Meanwhile, the Dow crashed about 332 points on Tuesday. Data from Wunderlich suggested the S&P 500 has dropped in 19 of the 27 occasions when the dollar strengthened. The Fed’s sooner-than-expected rate hike fears have also been dragging US equities down. So a strengthening dollar cannot be solely blamed for a dip in equities.

The latest slump in the domestic stock markets should not deter the mood altogether. Though there are adverse effects of a stronger dollar, there are positives too. The plunge in the euro — or let’s say the gain in the dollar — bodes well for a lot businesses in the US.

While it does offer Americans a great opportunity to travel to the other side of the pond at a lower cost, a major benefit of a stronger dollar scenario is that it slashes import prices. Moreover, a stronger dollar is said to be beneficial over the long term in drawing more capital to the country.

Speaking of imports, the US is the second largest importer in the world. According to the United States Census Bureau’s numbers for trade in goods with European Union, January imports from the European Union were at $ 31,588.8 million, as against exports of $ 22,265.7 million. Imports had also outpaced exports in 2014, as for imports of $ 417,836.7 million, exports totaled $ 276,698.4.

Separately, US heavily imports vehicle, machines, engines, pumps, pharmaceuticals, aircraft, spacecraft and alcoholic beverage from Germany and France. So these related companies should also be cheering the devaluation of the euro.

On the other hand, the stronger dollar negatively affects exporters. US firms lose out on the competitive space, as US products become more expensive for consumers in foreign lands — Europe, in this instance.

Also, euro-denominated earnings take a plunge. Price adjustments cannot be made straightaway. They need to incur the currency headwinds that affects revenues and profits in U.S. dollar terms.

However, certain US firms this time can move beyond the import advantage as they have a new strategy – “Reverse Yankees” – to offset pressures from the weaker euro.

Reverse Yankees: The Smart Bet by US Firms

Per this strategy, US companies have been increasingly offering euro-denominated bonds. According to Dealogic, euro-denominated issuance by US firms exceeded 33 billion euros in 2015. This is three times higher than the year-ago period’s number. The borrowing cost in euros is at an historic low. It is cheap relatively to dollar funding. Thus, some multinationals are taking advantage of this master strategy.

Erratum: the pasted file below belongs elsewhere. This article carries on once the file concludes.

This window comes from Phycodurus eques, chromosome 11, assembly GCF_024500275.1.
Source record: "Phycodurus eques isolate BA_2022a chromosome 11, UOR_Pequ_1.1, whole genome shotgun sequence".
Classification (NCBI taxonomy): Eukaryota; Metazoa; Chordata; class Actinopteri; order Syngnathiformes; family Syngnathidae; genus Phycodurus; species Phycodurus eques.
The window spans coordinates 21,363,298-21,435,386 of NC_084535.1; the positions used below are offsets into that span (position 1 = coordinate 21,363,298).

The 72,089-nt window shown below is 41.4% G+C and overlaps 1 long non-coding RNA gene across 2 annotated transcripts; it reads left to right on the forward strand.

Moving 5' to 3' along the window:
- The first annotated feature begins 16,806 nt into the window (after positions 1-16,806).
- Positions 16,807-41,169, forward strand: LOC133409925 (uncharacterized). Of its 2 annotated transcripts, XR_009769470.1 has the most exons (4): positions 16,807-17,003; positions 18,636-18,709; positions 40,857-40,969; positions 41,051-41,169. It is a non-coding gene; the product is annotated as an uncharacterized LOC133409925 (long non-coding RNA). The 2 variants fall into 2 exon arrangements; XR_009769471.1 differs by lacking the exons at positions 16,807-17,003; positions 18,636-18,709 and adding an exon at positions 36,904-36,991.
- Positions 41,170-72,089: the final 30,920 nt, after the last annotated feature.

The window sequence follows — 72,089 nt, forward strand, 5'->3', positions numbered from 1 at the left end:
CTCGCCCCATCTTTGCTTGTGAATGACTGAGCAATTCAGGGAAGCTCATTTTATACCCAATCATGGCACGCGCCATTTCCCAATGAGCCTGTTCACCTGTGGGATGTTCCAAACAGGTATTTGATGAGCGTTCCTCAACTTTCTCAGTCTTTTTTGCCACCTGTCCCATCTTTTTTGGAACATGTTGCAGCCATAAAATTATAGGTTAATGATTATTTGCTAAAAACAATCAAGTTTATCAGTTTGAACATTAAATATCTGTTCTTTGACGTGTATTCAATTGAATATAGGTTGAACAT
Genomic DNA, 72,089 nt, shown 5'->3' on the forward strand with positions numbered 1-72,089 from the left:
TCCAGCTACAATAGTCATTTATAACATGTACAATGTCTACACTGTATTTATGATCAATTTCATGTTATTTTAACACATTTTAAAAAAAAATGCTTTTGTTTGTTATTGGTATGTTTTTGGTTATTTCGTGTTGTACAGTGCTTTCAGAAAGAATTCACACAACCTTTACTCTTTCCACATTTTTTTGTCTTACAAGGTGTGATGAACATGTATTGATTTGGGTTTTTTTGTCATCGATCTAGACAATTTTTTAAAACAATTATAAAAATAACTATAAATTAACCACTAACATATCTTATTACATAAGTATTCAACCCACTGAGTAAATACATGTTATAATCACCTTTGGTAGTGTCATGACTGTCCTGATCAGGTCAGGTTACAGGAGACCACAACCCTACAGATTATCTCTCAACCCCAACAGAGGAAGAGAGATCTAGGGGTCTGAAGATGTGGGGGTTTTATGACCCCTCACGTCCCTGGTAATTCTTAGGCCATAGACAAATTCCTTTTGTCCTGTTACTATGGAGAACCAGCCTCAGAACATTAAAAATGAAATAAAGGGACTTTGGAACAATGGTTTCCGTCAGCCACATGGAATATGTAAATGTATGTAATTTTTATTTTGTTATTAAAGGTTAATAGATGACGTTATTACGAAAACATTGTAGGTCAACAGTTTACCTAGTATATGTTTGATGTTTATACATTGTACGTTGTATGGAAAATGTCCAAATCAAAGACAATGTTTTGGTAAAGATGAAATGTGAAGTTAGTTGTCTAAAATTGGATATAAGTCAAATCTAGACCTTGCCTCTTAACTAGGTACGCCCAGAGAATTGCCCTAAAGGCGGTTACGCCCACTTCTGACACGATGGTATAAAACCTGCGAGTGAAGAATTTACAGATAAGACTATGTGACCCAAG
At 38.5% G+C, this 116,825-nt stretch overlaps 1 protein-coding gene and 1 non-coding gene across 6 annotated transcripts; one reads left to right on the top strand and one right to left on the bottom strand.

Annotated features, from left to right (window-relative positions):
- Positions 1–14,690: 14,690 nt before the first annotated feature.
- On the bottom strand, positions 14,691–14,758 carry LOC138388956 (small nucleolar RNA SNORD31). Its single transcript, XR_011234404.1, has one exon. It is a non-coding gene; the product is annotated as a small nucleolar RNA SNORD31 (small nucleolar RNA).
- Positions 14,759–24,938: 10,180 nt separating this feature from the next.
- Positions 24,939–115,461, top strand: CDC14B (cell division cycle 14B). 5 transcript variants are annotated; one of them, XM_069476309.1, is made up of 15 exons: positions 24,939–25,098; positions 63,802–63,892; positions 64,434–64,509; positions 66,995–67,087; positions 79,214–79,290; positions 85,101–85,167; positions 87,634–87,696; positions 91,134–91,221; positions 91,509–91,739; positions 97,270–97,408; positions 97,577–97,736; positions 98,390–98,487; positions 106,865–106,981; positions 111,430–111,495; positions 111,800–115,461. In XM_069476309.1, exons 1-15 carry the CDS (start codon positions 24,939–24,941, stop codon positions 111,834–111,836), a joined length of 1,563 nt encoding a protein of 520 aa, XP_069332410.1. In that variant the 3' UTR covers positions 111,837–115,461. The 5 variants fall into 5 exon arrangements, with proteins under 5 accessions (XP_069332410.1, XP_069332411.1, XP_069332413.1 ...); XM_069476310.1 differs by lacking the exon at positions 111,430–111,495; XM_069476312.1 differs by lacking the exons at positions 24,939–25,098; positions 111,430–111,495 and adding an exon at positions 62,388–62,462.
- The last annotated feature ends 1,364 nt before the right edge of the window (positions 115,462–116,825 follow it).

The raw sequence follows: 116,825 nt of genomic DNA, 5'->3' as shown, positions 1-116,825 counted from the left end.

The Coca-Cola Company KO offered the largest amount ever by a U.S. firm in euro-bonds. In late February, Coca-Cola offered 8.5 billion euros worth of euro-denominated bonds. Very recently, Kinder Morgan, Inc. KMI also priced 1.25 billion euros of euro-denominated bonds. This is the company’s first issuance of bond offering in euros. It is a smart move by the company to enter the European market at a time of record low borrowing costs and a favorable currency exchange rate.

AT&T, Inc. T, The Priceline Group Inc. PCLN and even Warren Buffett’s Berkshire Hathaway Inc. BRK.A have jumped in to reap benefits of the demand and high prices for euro-denominated bonds. Apple Inc. AAPL was pretty fast in noticing the trend and had debuted after issuing 2.8 billion euros of bonds in Nov 2014. The iPhone maker was taking advantage of a market offering the lowest yields in over half a decade as compared to dollar-denominated debt.

Reportedly, US firms are selling euro bonds that offer about 1.5%-1.75% lower yields than equivalent bonds issued in the US. Apart from the lower borrowing cost advantage, the strategy also offers a hedge against currency devaluation risk.

For firms anticipating further strength in the dollar, and thus a weaker euro, paying off the bonds will be cheaper. If the euro improves, these firms may bank on their revenue stream in euros. The firms may lock the current exchange rates by borrowing in euros. They may later on pay off the bonds with their euro revenues.

Conclusion

A strong currency in general may often be seen as a short-term negative, particularly for the exporters. However, importers will always gain and this makes more sense for the US, which is the second biggest importer. The currency-hedging action and the “Reverse Yankees” trend now offer great protection to US firms.

Moreover, expanding in Eurozone through mergers and acquisitions will be cheaper now. In order to utilize this advantage, US healthcare companies have been busy of late in buying European companies.